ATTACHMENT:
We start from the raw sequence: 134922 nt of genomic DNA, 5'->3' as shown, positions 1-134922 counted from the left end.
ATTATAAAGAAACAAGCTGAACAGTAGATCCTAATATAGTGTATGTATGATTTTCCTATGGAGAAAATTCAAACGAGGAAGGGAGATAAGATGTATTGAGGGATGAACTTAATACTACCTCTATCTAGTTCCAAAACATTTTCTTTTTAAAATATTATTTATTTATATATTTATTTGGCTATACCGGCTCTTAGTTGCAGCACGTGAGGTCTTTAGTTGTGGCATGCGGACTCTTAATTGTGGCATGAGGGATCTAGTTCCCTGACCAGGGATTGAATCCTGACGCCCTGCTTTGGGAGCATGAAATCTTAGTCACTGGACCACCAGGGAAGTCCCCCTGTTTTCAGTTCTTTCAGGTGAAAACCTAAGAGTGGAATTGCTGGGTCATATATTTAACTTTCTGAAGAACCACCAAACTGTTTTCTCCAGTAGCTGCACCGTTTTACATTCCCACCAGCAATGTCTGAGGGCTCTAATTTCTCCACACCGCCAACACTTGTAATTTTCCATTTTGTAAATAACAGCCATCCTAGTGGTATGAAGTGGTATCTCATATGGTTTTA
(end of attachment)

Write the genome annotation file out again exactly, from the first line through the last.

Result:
We start from the raw sequence: 134922 nt of genomic DNA, 5'->3' as shown, positions 1-134922 counted from the left end.
ATTATAAAGAAACAAGCTGAACAGTAGATCCTAATATAGTGTATGTATGATTTTCCTATGGAGAAAATTCAAACGAGGAAGGGAGATAAGATGTATTGAGGGATGAACTTAATACTACCTCTATCTAGTTCCAAAACATTTTCTTTTTAAAATATTATTTATTTATATATTTATTTGGCTATACCGGCTCTTAGTTGCAGCACGTGAGGTCTTTAGTTGTGGCATGCGGACTCTTAATTGTGGCATGAGGGATCTAGTTCCCTGACCAGGGATTGAATCCTGACGCCCTGCTTTGGGAGCATGAAATCTTAGTCACTGGACCACCAGGGAAGTCCCCCTGTTTTCAGTTCTTTCAGGTGAAAACCTAAGAGTGGAATTGCTGGGTCATATATTTAACTTTCTGAAGAACCACCAAACTGTTTTCTCCAGTAGCTGCACCGTTTTACATTCCCACCAGCAATGTCTGAGGGCTCTAATTTCTCCACACCGCCAACACTTGTAATTTTCCATTTTGTAAATAACAGCCATCCTAGTGGTATGAAGTGGTATCTCATATGGTTTTA